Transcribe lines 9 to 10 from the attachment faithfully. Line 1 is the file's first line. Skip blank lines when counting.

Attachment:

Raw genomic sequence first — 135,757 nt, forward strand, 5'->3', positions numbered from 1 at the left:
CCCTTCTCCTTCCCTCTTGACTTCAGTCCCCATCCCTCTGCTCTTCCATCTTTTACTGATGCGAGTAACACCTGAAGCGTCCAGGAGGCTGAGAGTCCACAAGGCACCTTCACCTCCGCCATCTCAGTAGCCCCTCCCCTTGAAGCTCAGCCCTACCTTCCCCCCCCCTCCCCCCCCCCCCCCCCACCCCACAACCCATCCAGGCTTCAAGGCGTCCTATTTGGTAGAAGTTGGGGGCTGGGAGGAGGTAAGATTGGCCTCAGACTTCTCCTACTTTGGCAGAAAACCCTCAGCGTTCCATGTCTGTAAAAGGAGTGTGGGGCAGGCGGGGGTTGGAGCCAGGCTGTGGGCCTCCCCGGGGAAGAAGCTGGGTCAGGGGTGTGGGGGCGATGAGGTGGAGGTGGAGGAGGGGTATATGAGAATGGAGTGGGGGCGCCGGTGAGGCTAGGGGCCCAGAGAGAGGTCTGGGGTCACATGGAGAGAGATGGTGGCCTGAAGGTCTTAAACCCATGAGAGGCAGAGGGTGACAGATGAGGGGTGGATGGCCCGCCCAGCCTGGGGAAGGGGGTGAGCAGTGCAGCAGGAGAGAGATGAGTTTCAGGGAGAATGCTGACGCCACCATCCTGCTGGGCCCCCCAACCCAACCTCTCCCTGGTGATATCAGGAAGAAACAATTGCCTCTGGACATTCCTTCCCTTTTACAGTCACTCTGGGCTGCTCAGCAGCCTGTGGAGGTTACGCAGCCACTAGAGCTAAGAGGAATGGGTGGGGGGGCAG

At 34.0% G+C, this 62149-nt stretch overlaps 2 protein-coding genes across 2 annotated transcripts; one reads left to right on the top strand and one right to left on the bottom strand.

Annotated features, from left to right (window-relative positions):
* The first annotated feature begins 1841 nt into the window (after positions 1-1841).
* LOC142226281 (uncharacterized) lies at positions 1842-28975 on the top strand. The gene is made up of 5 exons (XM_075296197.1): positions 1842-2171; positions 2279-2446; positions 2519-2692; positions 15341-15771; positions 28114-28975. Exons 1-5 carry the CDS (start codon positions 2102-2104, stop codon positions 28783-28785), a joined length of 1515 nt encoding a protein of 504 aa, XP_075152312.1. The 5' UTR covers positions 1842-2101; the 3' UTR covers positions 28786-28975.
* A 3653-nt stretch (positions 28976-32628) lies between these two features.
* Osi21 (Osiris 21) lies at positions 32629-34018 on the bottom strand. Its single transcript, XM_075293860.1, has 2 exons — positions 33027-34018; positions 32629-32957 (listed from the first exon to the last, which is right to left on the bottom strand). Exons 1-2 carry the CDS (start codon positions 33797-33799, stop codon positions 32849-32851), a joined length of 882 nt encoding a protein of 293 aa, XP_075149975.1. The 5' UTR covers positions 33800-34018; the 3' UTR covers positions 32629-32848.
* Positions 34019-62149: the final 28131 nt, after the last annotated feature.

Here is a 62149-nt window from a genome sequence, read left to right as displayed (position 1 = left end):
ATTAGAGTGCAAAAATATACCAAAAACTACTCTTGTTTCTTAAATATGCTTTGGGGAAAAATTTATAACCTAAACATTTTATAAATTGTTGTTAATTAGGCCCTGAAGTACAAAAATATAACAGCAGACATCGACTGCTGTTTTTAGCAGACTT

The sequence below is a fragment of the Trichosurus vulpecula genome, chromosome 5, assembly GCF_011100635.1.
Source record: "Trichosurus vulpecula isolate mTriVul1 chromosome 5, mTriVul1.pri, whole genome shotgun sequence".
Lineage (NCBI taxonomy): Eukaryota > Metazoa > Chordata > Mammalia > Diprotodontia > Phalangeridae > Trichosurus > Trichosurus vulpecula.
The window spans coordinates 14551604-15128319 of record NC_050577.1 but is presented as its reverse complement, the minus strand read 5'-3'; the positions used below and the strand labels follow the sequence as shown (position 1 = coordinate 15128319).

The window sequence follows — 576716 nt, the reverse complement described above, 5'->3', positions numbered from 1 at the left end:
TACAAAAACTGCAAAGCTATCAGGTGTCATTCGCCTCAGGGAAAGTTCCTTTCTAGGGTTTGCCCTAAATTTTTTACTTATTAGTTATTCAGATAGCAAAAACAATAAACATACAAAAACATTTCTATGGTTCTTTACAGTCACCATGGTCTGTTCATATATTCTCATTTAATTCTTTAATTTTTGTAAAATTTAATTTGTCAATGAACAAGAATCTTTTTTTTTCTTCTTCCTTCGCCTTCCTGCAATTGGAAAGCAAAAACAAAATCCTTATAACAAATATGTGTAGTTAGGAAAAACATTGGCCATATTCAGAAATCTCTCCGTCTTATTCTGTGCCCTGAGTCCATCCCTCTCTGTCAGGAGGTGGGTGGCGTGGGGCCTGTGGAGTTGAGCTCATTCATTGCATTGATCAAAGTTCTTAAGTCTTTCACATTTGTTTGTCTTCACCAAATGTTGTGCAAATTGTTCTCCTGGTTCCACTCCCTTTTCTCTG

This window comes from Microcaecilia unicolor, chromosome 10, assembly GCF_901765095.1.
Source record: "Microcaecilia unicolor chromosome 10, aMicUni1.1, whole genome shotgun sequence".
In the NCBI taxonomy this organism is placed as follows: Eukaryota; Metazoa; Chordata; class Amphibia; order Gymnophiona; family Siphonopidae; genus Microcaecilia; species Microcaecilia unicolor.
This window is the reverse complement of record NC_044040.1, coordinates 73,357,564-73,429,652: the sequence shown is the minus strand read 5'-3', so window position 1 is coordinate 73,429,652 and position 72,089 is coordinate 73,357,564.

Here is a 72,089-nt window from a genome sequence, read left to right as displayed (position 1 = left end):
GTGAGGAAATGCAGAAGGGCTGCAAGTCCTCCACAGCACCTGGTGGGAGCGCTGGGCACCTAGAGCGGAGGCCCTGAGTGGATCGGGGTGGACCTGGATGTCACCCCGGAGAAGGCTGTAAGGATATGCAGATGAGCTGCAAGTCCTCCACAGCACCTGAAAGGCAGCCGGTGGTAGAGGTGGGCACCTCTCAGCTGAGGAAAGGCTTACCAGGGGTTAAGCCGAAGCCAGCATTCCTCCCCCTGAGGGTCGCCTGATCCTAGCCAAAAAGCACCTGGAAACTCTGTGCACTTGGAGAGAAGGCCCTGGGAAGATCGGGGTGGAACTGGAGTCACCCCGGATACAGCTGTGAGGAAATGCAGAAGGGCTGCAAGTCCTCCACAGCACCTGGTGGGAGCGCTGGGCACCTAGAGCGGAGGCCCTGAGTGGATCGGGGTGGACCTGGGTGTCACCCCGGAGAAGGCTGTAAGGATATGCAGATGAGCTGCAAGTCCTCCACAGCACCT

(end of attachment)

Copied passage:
* Positions 34019-62149: the final 28131 nt, after the last annotated feature.

Here is a 62149-nt window from a genome sequence, read left to right as displayed (position 1 = left end):